Tag Archives: November 2012

Flag Officer Announcement

DEPARTMENT OF DEFENSE, PRESS OPERATIONS (SEPT. 17, 2015)

Secretary of Defense Ash Carter announced today that the president has made the following nomination: Navy Rear Adm. David C. Johnson, nominated for appointment to the rank of vice admiral and for assignment as principal military deputy assistant secretary of the Navy (Research, Development, and Acquisition), Pentagon, Washington, District of Columbia. Johnson is currently serving as program executive officer for Submarines, Washington Navy Yard, District of Columbia.

The Challenges We Face—And How We Will Meet Them


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Author: Frank Kendall, Under Secretary of Defense for Acquisition, Technology and Logistics

kendall-200“Supporting the warfighter, protecting the taxpayer”—these words were suggested by my military assistant for a small sign outside the door to my office in the Pentagon. They succinctly express the challenges those of us who work in defense acquisition, technology, and logistics face in the austere times we have entered. We will have to provide the services and products our warfighters need and protect the taxpayers’ interest by obtaining as much value as we possibly can for every dollar entrusted to us. This is nothing new; we have always tried to do this. Going forward, however, we will have to accomplish this goal without reliance on large overseas contingency funding and in the face of continued pressure on defense budgets brought about not by a change in the national security environment, which is increasingly challenging particularly with the emergence of more technologically and operationally sophisticated potential opponents, but by the policy imperative to reduce the annual budget deficit. Hopefully, the specter of more than $50 billion in sequestration cuts next year will be avoided, but, even if it is, we can expect the pressure on defense budgets to increase. Last winter, the department published new strategic guidance as well as a budget designed to implement that strategy. Like all budgets, this one did not make any allowance for overruns, schedule slips, or increases in costs for services beyond the standard indices assumed by the Office of Management and Budget, indices that often are exceeded. We have our work cut out for us today and for as far into the future as we can see.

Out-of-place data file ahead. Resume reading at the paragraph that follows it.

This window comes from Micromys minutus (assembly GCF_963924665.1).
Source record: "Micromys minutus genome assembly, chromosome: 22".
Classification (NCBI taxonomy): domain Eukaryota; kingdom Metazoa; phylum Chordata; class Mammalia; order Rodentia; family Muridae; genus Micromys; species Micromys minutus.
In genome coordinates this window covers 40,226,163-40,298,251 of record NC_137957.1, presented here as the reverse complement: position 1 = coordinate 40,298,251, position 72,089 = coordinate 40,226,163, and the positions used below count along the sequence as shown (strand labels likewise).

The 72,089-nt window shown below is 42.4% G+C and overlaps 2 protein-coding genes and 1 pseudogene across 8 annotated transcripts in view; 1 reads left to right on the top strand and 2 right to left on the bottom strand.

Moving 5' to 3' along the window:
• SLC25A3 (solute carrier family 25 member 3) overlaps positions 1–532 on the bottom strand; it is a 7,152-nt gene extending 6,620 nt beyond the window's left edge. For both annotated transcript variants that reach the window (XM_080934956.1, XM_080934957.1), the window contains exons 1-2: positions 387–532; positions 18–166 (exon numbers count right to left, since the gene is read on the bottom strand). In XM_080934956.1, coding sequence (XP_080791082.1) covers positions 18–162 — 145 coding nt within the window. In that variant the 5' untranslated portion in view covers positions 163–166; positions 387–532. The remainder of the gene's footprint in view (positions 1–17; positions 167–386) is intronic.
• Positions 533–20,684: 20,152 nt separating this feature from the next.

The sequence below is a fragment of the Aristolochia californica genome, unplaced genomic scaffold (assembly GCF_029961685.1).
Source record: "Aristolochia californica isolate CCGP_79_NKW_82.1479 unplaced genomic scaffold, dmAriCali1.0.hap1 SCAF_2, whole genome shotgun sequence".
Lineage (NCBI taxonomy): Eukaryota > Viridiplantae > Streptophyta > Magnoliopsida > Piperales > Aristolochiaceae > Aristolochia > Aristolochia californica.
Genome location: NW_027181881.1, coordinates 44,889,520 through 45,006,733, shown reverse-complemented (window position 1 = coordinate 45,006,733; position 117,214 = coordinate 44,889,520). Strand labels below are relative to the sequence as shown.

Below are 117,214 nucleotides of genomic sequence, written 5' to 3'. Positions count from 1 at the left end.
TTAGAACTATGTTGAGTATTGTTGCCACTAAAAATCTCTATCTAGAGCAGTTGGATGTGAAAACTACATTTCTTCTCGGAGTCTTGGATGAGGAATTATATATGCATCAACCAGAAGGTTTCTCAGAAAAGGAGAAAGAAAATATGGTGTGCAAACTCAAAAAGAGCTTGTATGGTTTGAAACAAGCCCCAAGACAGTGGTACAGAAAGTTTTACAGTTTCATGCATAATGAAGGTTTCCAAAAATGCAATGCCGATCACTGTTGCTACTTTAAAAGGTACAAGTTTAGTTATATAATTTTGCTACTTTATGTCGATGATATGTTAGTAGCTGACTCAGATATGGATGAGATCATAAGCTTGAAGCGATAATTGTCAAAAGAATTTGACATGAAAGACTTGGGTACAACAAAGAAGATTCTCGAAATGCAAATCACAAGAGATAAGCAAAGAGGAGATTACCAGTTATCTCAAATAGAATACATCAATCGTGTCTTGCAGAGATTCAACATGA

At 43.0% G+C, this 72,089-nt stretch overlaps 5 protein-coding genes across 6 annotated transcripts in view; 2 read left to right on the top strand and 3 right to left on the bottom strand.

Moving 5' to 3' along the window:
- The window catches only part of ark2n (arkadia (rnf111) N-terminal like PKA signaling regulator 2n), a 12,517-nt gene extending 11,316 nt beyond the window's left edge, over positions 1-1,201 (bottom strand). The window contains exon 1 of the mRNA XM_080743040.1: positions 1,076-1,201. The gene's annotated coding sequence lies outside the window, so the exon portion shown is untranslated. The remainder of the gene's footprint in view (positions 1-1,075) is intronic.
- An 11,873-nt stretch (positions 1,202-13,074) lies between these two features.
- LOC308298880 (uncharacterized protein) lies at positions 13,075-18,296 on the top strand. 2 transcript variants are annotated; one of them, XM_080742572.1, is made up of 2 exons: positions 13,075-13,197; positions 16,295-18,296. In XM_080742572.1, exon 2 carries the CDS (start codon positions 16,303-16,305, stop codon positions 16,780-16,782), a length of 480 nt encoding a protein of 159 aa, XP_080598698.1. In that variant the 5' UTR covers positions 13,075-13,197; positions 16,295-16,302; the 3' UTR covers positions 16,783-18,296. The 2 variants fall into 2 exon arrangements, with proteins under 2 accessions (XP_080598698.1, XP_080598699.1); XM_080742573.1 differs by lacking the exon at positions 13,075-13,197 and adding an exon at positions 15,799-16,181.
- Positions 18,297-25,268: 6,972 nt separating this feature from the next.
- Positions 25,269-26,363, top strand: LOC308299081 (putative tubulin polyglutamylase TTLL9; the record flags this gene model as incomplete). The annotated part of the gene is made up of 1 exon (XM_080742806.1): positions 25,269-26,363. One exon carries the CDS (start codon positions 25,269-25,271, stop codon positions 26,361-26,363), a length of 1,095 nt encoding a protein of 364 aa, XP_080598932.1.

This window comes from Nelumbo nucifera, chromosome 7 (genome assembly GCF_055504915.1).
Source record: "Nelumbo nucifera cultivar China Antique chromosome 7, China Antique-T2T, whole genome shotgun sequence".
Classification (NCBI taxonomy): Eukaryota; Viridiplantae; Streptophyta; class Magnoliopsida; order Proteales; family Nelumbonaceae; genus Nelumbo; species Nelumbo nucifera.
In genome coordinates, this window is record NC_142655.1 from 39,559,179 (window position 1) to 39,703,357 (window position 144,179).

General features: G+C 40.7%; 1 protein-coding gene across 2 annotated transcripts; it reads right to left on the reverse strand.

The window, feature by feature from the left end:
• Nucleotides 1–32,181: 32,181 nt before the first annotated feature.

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CBRN Survivability Is Your Program Ready?


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Authors: Jorge Hernandez, Mike Kotzian, and Duane Mallicoat

The insidious threat posed by chemical, biological, radiological, and nuclear (CBRN) weapons has significantly changed how U.S., allied, and coalition forces must now prepare for joint operations. CBRN survivability has become a game-changer in a way that no other threat has. To formalize the growing importance of this capability, the DoD modified an existing policy (DoD Instruction 5000.02, Operation of the Defense Acquisition System) and developed a new policy (DoD Instruction 3150.09, The CBRN Survivability Policy) to better ensure that program offices address CBRN defense requirements as early as possible in a weapon system’s acquisition life cycle. These policies provide top-level guidance for weapon systems that are expected to survive and execute missions in a CBRN environment.

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Should-Cost Management Tactics


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Authors: Mark Husband and John Mueller

Since the 2010 release of the Better Buying Power (BBP) memo from Deputy Secretary of Defense Ashton Carter, Ph.D., (at the time the under secretary of Defense for acquisition, technology and logistics [USD(AT&L)]), the concept of should-cost management has been passionately discussed and debated by the acquisition workforce. Frequently asked questions include:

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Why Is This Acquisition Strategy Stuff So Important?


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Authors: Brian Schultz, David Dotson, Tom Ruthenberg

Development and implementation of the program acquisition strategy is clearly one of the most important tasks for a DoD program manager (PM) and the program office integrated product team (IPT). The recent Defense AT&L article, “The Acquisition Strategy” (May–June 2012) shared insights on teamwork, critical thinking, and pitfalls to avoid in developing the strategy. In this article, we will address some best practices, look at the state of affairs concerning acquisition strategies, and offer thoughts on initiatives that either could help or are helping PMs produce better results.